NEWS
October 18, 1990 | JENIFER WARREN, TIMES STAFF WRITER
Beginning an important new phase in the cleanup of California's most notorious toxic waste site, the U.S. Environmental Protection Agency has announced plans to extract and treat contaminated ground water migrating from the Stringfellow Acid Pits.
NEWS
September 12, 1990 | JENIFER WARREN, TIMES STAFF WRITER
Contaminants from sewage and cow manure are migrating rapidly through the ground water supply of western Riverside and San Bernardino counties, threatening to make water in nearly half of the region's subterranean basins undrinkable within 25 years, a new study shows. Preliminary results of the $1.
NEWS
February 16, 1990 | From Times Staff and Wire Reports
Tribal officials on the Pechanga Indian Reservation near Temecula have filed a lawsuit to block a water district's plan to pump treated sewage into the area's underground aquifer. The suit, filed by the Temecula Band of Luiseno Mission Indians in Riverside County Superior Court, charges that the Rancho California Water District violated state environmental laws by approving the sewage project without adequately assessing its impact.
NEWS
April 1, 1989 | MARK LANDSBAUM, Times Staff Writer
As many as 2,000 bottles of drinking water from an Irvine-based bottled water company were removed from store shelves as company and state health officials continued Friday to test the product for potentially lethal levels of sodium fluoride, authorities said. Niagara Drinking Waters Inc.
BUSINESS
April 1, 1989 | MARK LANDSBAUM, Times Staff Writer
As many as 2,000 bottles of drinking water from an Irvine-based bottled-water company were removed from store shelves as company and state health officials continued Friday to test the product for potentially lethal levels of sodium fluoride, authorities said. Niagara Drinking Water Inc.
NEWS
March 31, 1989 | From Associated Press
Potentially fatal levels of sodium fluoride found in a Niagara brand water bottle purchased in Riverside County prompted the state Department of Health Services to issue a public warning Thursday and the company began a four-county recall. "Two families have reported a total of four illnesses, which may be attributable to consumption of the contaminated water," state Health Director Kenneth W. Kizer said.
NEWS
June 2, 1988 | From Associated Press
Sixteen companies that dumped nearly 24 million gallons of cancer-causing chemicals at the Stringfellow Acid Pits near Riverside have agreed to pay $6 million of cleanup costs that could go as high as $880 million, regulators said. The agreement comes 16 years after the dump closed and after nearly two years of talks between the U.S. Environmental Protection Agency, state health officials, representatives of the 16 companies and the former dump operator. The 16 companies are Rohr, Alumax Inc.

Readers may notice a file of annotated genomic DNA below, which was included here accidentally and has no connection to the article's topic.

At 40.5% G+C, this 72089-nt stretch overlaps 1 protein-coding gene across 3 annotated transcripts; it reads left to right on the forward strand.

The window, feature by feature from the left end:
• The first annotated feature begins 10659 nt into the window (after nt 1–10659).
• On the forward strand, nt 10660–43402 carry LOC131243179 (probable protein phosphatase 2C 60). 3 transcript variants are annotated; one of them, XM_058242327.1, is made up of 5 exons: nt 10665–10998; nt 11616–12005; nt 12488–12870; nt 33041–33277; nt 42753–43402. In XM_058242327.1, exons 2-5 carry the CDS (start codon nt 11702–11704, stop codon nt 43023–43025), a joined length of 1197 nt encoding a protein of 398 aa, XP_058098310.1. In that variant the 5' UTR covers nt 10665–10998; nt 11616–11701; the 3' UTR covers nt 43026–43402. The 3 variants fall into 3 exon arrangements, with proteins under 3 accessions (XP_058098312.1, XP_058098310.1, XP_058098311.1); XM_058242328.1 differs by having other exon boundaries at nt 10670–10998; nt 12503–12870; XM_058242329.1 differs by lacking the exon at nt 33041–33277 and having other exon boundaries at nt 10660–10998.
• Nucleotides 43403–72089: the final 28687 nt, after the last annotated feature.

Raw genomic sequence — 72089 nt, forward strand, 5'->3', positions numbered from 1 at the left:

NEWS
March 31, 1989 | From Associated Press
Potentially fatal levels of sodium fluoride found in a Niagara brand water bottle purchased in Riverside County prompted the state Department of Health Services to issue a public warning Thursday and the company began a four-county recall. "Two families have reported a total of four illnesses, which may be attributable to consumption of the contaminated water," state Health Director Kenneth W. Kizer said.
NEWS
June 2, 1988 | From Associated Press
Sixteen companies that dumped nearly 24 million gallons of cancer-causing chemicals at the Stringfellow Acid Pits near Riverside have agreed to pay $6 million of cleanup costs that could go as high as $880 million, regulators said. The agreement comes 16 years after the dump closed and after nearly two years of talks between the U.S. Environmental Protection Agency, state health officials, representatives of the 16 companies and the former dump operator. The 16 companies are Rohr, Alumax Inc.
CALIFORNIA | LOCAL
June 6, 1987 | KIM MURPHY, Times Staff Writer
Addressing one of the most complex legal dilemmas ever to confront the federal Superfund program, a federal judge in Los Angeles has held 13 companies that dumped or transported hazardous wastes to the Stringfellow Acid Pits liable for cleanup costs that could approach $100 million. In a ruling issued late Thursday, U.S. District Judge James M.